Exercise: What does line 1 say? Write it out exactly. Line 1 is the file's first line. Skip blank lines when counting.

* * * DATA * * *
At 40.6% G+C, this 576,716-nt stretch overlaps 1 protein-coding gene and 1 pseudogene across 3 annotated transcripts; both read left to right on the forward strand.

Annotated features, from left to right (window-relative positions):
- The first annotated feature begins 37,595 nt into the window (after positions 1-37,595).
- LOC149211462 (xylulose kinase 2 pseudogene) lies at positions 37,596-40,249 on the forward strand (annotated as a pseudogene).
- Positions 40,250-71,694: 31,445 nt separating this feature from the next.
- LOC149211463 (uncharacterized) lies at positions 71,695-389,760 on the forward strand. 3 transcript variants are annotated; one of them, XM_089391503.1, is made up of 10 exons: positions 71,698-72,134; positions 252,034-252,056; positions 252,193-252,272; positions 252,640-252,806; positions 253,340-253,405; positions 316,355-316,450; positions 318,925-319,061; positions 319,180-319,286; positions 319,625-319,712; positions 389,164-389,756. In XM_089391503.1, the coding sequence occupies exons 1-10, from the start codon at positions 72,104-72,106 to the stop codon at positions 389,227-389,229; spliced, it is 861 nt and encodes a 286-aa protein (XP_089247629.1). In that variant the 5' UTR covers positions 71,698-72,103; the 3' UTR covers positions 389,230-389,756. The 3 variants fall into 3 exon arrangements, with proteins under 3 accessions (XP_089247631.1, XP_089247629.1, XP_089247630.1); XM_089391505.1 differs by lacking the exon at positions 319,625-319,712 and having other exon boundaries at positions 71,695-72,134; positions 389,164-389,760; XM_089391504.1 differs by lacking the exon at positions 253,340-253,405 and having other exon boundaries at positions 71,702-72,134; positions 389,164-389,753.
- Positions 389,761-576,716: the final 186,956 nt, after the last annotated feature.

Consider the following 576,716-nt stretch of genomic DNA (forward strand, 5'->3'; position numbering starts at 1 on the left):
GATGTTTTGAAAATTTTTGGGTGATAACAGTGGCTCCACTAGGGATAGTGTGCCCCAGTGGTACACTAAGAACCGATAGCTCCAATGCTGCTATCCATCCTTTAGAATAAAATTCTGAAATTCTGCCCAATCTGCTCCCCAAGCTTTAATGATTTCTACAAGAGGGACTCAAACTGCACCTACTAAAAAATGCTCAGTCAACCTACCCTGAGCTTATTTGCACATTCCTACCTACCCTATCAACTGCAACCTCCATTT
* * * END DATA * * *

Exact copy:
At 40.6% G+C, this 576,716-nt stretch overlaps 1 protein-coding gene and 1 pseudogene across 3 annotated transcripts; both read left to right on the forward strand.